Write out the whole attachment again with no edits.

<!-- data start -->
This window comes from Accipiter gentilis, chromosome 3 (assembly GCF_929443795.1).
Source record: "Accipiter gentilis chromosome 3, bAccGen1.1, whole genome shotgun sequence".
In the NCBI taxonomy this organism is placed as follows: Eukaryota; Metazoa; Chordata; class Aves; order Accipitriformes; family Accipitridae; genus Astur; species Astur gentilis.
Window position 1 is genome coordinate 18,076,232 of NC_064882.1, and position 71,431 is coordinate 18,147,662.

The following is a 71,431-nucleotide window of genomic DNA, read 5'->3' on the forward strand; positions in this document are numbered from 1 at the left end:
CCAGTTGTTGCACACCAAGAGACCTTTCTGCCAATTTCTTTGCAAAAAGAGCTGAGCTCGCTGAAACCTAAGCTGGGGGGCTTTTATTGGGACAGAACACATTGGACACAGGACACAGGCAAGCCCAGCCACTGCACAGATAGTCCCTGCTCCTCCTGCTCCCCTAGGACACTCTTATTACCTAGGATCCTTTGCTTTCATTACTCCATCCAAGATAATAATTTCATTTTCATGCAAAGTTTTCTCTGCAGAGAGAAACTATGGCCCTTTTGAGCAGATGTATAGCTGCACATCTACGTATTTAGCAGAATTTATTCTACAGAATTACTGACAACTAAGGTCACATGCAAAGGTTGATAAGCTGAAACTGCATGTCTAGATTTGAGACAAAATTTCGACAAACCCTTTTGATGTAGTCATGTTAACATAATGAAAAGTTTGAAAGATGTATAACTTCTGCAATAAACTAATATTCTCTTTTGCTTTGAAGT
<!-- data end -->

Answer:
This window comes from Accipiter gentilis, chromosome 3 (assembly GCF_929443795.1).
Source record: "Accipiter gentilis chromosome 3, bAccGen1.1, whole genome shotgun sequence".
In the NCBI taxonomy this organism is placed as follows: Eukaryota; Metazoa; Chordata; class Aves; order Accipitriformes; family Accipitridae; genus Astur; species Astur gentilis.
Window position 1 is genome coordinate 18,076,232 of NC_064882.1, and position 71,431 is coordinate 18,147,662.

The following is a 71,431-nucleotide window of genomic DNA, read 5'->3' on the forward strand; positions in this document are numbered from 1 at the left end:
CCAGTTGTTGCACACCAAGAGACCTTTCTGCCAATTTCTTTGCAAAAAGAGCTGAGCTCGCTGAAACCTAAGCTGGGGGGCTTTTATTGGGACAGAACACATTGGACACAGGACACAGGCAAGCCCAGCCACTGCACAGATAGTCCCTGCTCCTCCTGCTCCCCTAGGACACTCTTATTACCTAGGATCCTTTGCTTTCATTACTCCATCCAAGATAATAATTTCATTTTCATGCAAAGTTTTCTCTGCAGAGAGAAACTATGGCCCTTTTGAGCAGATGTATAGCTGCACATCTACGTATTTAGCAGAATTTATTCTACAGAATTACTGACAACTAAGGTCACATGCAAAGGTTGATAAGCTGAAACTGCATGTCTAGATTTGAGACAAAATTTCGACAAACCCTTTTGATGTAGTCATGTTAACATAATGAAAAGTTTGAAAGATGTATAACTTCTGCAATAAACTAATATTCTCTTTTGCTTTGAAGT